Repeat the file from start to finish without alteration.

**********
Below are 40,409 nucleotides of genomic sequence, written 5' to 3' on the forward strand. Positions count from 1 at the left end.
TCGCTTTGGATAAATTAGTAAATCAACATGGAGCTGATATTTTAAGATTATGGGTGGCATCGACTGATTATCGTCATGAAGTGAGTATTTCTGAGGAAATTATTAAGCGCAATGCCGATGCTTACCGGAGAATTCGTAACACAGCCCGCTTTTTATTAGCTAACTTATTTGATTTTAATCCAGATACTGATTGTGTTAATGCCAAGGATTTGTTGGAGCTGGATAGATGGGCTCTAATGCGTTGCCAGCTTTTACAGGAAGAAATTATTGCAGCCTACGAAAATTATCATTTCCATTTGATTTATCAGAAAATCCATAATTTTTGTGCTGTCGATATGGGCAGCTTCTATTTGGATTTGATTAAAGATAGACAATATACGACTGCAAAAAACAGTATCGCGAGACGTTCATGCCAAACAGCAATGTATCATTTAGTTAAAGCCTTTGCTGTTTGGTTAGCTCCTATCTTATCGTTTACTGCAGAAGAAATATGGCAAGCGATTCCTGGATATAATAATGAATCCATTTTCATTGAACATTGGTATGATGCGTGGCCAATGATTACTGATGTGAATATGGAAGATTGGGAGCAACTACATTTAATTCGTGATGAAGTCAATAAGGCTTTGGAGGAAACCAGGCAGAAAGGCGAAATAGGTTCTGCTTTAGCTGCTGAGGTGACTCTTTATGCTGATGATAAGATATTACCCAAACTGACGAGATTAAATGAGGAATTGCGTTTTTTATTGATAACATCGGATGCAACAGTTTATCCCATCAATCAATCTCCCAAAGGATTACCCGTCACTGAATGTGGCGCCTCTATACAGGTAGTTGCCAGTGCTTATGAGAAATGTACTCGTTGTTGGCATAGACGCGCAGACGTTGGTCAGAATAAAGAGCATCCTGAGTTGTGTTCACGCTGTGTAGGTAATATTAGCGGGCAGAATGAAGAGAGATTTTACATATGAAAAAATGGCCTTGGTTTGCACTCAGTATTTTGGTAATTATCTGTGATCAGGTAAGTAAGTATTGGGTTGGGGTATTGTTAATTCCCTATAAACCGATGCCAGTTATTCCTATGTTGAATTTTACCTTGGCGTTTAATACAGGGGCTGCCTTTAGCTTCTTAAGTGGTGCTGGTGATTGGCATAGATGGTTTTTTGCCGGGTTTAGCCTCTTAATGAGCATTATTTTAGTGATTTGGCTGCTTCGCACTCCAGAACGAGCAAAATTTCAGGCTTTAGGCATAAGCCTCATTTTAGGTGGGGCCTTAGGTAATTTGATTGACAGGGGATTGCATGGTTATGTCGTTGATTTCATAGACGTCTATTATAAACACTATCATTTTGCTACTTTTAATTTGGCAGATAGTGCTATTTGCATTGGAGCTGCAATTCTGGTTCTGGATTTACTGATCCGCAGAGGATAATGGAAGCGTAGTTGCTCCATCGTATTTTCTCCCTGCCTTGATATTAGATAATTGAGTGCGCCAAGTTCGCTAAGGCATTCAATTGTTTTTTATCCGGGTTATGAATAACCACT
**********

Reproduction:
Below are 40,409 nucleotides of genomic sequence, written 5' to 3' on the forward strand. Positions count from 1 at the left end.
TCGCTTTGGATAAATTAGTAAATCAACATGGAGCTGATATTTTAAGATTATGGGTGGCATCGACTGATTATCGTCATGAAGTGAGTATTTCTGAGGAAATTATTAAGCGCAATGCCGATGCTTACCGGAGAATTCGTAACACAGCCCGCTTTTTATTAGCTAACTTATTTGATTTTAATCCAGATACTGATTGTGTTAATGCCAAGGATTTGTTGGAGCTGGATAGATGGGCTCTAATGCGTTGCCAGCTTTTACAGGAAGAAATTATTGCAGCCTACGAAAATTATCATTTCCATTTGATTTATCAGAAAATCCATAATTTTTGTGCTGTCGATATGGGCAGCTTCTATTTGGATTTGATTAAAGATAGACAATATACGACTGCAAAAAACAGTATCGCGAGACGTTCATGCCAAACAGCAATGTATCATTTAGTTAAAGCCTTTGCTGTTTGGTTAGCTCCTATCTTATCGTTTACTGCAGAAGAAATATGGCAAGCGATTCCTGGATATAATAATGAATCCATTTTCATTGAACATTGGTATGATGCGTGGCCAATGATTACTGATGTGAATATGGAAGATTGGGAGCAACTACATTTAATTCGTGATGAAGTCAATAAGGCTTTGGAGGAAACCAGGCAGAAAGGCGAAATAGGTTCTGCTTTAGCTGCTGAGGTGACTCTTTATGCTGATGATAAGATATTACCCAAACTGACGAGATTAAATGAGGAATTGCGTTTTTTATTGATAACATCGGATGCAACAGTTTATCCCATCAATCAATCTCCCAAAGGATTACCCGTCACTGAATGTGGCGCCTCTATACAGGTAGTTGCCAGTGCTTATGAGAAATGTACTCGTTGTTGGCATAGACGCGCAGACGTTGGTCAGAATAAAGAGCATCCTGAGTTGTGTTCACGCTGTGTAGGTAATATTAGCGGGCAGAATGAAGAGAGATTTTACATATGAAAAAATGGCCTTGGTTTGCACTCAGTATTTTGGTAATTATCTGTGATCAGGTAAGTAAGTATTGGGTTGGGGTATTGTTAATTCCCTATAAACCGATGCCAGTTATTCCTATGTTGAATTTTACCTTGGCGTTTAATACAGGGGCTGCCTTTAGCTTCTTAAGTGGTGCTGGTGATTGGCATAGATGGTTTTTTGCCGGGTTTAGCCTCTTAATGAGCATTATTTTAGTGATTTGGCTGCTTCGCACTCCAGAACGAGCAAAATTTCAGGCTTTAGGCATAAGCCTCATTTTAGGTGGGGCCTTAGGTAATTTGATTGACAGGGGATTGCATGGTTATGTCGTTGATTTCATAGACGTCTATTATAAACACTATCATTTTGCTACTTTTAATTTGGCAGATAGTGCTATTTGCATTGGAGCTGCAATTCTGGTTCTGGATTTACTGATCCGCAGAGGATAATGGAAGCGTAGTTGCTCCATCGTATTTTCTCCCTGCCTTGATATTAGATAATTGAGTGCGCCAAGTTCGCTAAGGCATTCAATTGTTTTTTATCCGGGTTATGAATAACCACT